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KANSAS CITY, Mo — Short-term rentals are gaining popularity in Kansas City, but most of them aren’t legal. That’s coming from a new city audit released Thursday that states only 11% of current short-term rentals have the necessary permits.

“Unfortunately, [short-term rentals] did start small overall, and they’ve proliferated in the last few years,” Kate Barsotti said.

She’s lived in the Columbus Park neighborhood, which is just north of downtown Kansas City, for 20 years and has seen the area change drastically in that time.

Barsotti is also the neighborhood president for the Columbus Park Community Council.

“People joke sometimes. They’re like, ‘Oh! You guys are like Sesame Street, you know? Everybody knows everybody.’ We could lose that. Easily,” she said.

She’s concerned that unlicensed short-term rentals, which are non-traditional hotels like Airbnb, will eventually turn her neighborhood into a hotel district.

“We are losing our housing stock. We’re losing our neighbors. We’re losing our community,” she said.

Since the Kansas City City Council passed an ordinance in 2018 regulating short-term rentals, thousands remain unlicensed.

The City Auditor’s Office released an audit Thursday. It showed that between August 2018 and 2022, only 276 of the nearly 4,200 short-term rentals have permits. That’s lost the city roughly $1,000,000 in revenue while bringing in just $129,000.

“One of the biggest gaps in our ordinance is the fact that it is not currently clearly prohibited to advertise your unit as a short-term rental on any of the platforms,” said Councilman Eric Bunch, who represents Kansas City’s 4th district.

Bunch also said unlicensed short-term rentals aren’t properly enforced. The city’s audit blames that on a lack of fees to pay for both the program and the staff to enforce it.

To address the problem, Bunch introduced a resolution during Thursday’s city council meeting that would change enforcement responsibilities from the Planning Department to Neighborhood Services. Mayor Quinton Lucas co-sponsored the resolution.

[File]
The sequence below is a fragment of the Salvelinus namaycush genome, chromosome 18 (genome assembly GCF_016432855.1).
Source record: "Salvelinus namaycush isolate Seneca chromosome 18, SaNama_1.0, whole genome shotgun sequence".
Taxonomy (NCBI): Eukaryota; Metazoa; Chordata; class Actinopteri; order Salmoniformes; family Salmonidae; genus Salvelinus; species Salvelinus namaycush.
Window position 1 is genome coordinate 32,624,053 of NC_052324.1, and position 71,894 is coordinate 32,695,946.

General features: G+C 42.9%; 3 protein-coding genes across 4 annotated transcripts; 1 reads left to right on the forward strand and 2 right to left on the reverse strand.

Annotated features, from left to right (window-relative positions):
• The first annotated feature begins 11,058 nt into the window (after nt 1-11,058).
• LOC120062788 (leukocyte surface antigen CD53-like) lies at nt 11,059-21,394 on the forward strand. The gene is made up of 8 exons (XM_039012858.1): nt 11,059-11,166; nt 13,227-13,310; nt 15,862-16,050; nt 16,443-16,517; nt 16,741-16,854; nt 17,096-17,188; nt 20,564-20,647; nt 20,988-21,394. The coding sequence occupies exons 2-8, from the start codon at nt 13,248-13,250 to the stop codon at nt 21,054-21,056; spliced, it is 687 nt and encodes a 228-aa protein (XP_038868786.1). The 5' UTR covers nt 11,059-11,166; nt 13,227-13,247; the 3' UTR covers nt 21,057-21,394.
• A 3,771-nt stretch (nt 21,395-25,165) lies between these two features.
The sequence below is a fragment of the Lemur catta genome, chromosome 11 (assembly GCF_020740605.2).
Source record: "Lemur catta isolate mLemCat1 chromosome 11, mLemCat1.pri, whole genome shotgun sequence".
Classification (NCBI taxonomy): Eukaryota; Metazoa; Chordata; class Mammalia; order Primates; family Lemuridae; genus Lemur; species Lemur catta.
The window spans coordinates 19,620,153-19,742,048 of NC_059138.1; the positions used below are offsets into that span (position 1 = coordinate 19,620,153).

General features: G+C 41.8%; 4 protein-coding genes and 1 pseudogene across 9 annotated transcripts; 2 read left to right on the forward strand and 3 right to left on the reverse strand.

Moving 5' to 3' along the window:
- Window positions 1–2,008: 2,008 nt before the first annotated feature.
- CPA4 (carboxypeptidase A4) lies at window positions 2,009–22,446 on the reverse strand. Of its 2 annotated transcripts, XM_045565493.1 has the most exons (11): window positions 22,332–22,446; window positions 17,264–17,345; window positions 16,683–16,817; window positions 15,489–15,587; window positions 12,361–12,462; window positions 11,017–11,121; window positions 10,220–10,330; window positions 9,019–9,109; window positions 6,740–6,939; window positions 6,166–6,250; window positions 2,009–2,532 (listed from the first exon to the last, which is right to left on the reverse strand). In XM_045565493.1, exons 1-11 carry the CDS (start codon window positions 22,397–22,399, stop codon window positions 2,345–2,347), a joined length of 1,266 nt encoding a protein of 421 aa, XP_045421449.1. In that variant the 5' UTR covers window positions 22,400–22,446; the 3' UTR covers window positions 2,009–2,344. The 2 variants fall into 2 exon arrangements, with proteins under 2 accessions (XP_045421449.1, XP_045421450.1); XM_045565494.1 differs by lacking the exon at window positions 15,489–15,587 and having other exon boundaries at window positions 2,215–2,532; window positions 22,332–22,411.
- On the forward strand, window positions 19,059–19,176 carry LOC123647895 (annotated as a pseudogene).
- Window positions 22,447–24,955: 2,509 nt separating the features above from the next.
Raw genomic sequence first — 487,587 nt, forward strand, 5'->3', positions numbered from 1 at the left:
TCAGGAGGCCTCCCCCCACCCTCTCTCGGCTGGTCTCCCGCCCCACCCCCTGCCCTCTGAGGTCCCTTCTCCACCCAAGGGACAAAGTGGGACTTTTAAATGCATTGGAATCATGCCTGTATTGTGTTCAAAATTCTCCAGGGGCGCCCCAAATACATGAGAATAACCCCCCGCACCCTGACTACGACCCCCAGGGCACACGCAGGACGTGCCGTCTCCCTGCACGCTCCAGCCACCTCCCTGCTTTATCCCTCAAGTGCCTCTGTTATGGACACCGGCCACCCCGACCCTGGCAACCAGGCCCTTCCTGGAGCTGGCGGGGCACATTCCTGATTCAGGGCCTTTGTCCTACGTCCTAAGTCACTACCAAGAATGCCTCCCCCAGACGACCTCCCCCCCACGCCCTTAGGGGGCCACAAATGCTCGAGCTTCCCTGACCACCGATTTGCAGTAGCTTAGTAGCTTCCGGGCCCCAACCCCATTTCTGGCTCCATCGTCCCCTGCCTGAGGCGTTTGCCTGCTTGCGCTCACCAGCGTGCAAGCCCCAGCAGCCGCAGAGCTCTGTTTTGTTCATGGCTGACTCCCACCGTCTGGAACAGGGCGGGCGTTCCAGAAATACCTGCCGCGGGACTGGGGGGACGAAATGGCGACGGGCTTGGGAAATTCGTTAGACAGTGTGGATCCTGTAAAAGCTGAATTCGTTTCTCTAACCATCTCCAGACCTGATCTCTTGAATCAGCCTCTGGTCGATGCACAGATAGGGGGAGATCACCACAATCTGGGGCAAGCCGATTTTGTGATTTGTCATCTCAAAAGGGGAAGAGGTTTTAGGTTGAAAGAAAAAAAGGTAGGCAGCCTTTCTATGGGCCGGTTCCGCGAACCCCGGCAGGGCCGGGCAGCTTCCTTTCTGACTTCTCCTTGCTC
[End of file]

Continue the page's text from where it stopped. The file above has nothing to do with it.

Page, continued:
Bunch said the Neighborhood Services Department is more accustomed to doing enforcement out in the field, and that staff in that department can sit behind a computer and actually look up who’s not licensed.

The resolution also calls on the city manager to investigate what it would take budget-wise to change the enforcement duties to Neighborhood Services.

“It also asks the city manager to look into what a moratorium would look like,” added Bunch. He means that for a set period of time, the city would not approve any more permits. “We know that many of them are operating illegally, and we want to make sure we’re not creating a huge rush to get approved because that would overwhelm staff.”

It’s a step in the right direction for Barsotti, who hopes the issue is resolved before upcoming events like the NFL Draft and the World Cup, both of which are coming to Kansas City in 2023 and 2026, respectively.

“Outsiders are coming in. They have enough money to buy a single-family home, turn it into an Airbnb, and they may be charging up to $4,000 a night,” Barsotti said. “That’s a big incentive to come into a neighborhood like this one and tear it apart.”

Bunch also hopes to change state law regarding this issue. Missouri state statutes currently prevent Kansas City from collecting a Convention and Tourism (C&T) tax on short-term rentals.

If that tax had been in place, the audit found that Kansas City would have received more than $2,000,000 in the last year-and-a-half.

The city’s audit made the following recommendations to the City Planning and Development Director going forward:

  1. The City Planning and Development Director should propose an ordinance for the City Council’s consideration that prohibits hosts from listing, offering, or advertising short-term rentals without a permit.
  2. Submit an ordinance for the City Council’s consideration that addresses the role of intermediary websites facilitating transactions for unpermitted short-term rentals while providing methods for intermediaries to demonstrate reasonable attempts to comply with permit rules.
  3. Establish a point of contact with all intermediaries and set up a process to communicate information related to short-term rental regulations.
  4. Establish a clear record requirement for short-term rental hosts and intermediaries, and a process for the city to obtain listing, booking, and host information.
  5. Evaluate their staffing needs based on anticipated permit activity and associated fee revenue to determine the necessary staffing levels to manage the short-term rental program.

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